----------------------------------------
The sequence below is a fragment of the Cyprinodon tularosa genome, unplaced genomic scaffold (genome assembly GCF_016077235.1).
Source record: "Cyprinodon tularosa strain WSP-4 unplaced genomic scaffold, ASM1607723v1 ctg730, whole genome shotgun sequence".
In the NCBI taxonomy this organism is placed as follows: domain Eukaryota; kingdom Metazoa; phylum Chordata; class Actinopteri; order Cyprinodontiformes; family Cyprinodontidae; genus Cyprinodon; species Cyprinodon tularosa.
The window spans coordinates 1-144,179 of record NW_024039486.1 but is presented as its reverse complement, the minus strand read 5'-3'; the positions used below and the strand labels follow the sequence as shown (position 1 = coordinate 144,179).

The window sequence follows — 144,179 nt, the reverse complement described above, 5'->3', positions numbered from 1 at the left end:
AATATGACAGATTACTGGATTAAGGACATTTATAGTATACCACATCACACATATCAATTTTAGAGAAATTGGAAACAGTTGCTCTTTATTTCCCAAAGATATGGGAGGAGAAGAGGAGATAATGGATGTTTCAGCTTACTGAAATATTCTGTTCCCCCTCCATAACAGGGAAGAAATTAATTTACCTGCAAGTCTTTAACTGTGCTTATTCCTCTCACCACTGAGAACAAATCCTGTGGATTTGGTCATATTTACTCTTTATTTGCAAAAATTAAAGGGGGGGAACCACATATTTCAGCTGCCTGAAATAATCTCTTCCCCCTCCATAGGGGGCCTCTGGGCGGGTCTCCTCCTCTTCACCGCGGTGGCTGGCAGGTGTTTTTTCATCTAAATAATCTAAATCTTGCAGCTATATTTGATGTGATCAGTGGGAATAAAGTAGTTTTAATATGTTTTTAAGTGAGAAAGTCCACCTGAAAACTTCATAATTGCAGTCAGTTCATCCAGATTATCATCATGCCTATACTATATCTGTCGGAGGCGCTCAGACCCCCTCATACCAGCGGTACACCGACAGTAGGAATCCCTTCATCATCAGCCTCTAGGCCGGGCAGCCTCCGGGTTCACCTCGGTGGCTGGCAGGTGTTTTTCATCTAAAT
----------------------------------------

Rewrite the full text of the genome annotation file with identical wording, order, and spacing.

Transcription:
The sequence below is a fragment of the Cyprinodon tularosa genome, unplaced genomic scaffold (genome assembly GCF_016077235.1).
Source record: "Cyprinodon tularosa strain WSP-4 unplaced genomic scaffold, ASM1607723v1 ctg730, whole genome shotgun sequence".
In the NCBI taxonomy this organism is placed as follows: domain Eukaryota; kingdom Metazoa; phylum Chordata; class Actinopteri; order Cyprinodontiformes; family Cyprinodontidae; genus Cyprinodon; species Cyprinodon tularosa.
The window spans coordinates 1-144,179 of record NW_024039486.1 but is presented as its reverse complement, the minus strand read 5'-3'; the positions used below and the strand labels follow the sequence as shown (position 1 = coordinate 144,179).

The window sequence follows — 144,179 nt, the reverse complement described above, 5'->3', positions numbered from 1 at the left end:
AATATGACAGATTACTGGATTAAGGACATTTATAGTATACCACATCACACATATCAATTTTAGAGAAATTGGAAACAGTTGCTCTTTATTTCCCAAAGATATGGGAGGAGAAGAGGAGATAATGGATGTTTCAGCTTACTGAAATATTCTGTTCCCCCTCCATAACAGGGAAGAAATTAATTTACCTGCAAGTCTTTAACTGTGCTTATTCCTCTCACCACTGAGAACAAATCCTGTGGATTTGGTCATATTTACTCTTTATTTGCAAAAATTAAAGGGGGGGAACCACATATTTCAGCTGCCTGAAATAATCTCTTCCCCCTCCATAGGGGGCCTCTGGGCGGGTCTCCTCCTCTTCACCGCGGTGGCTGGCAGGTGTTTTTTCATCTAAATAATCTAAATCTTGCAGCTATATTTGATGTGATCAGTGGGAATAAAGTAGTTTTAATATGTTTTTAAGTGAGAAAGTCCACCTGAAAACTTCATAATTGCAGTCAGTTCATCCAGATTATCATCATGCCTATACTATATCTGTCGGAGGCGCTCAGACCCCCTCATACCAGCGGTACACCGACAGTAGGAATCCCTTCATCATCAGCCTCTAGGCCGGGCAGCCTCCGGGTTCACCTCGGTGGCTGGCAGGTGTTTTTCATCTAAAT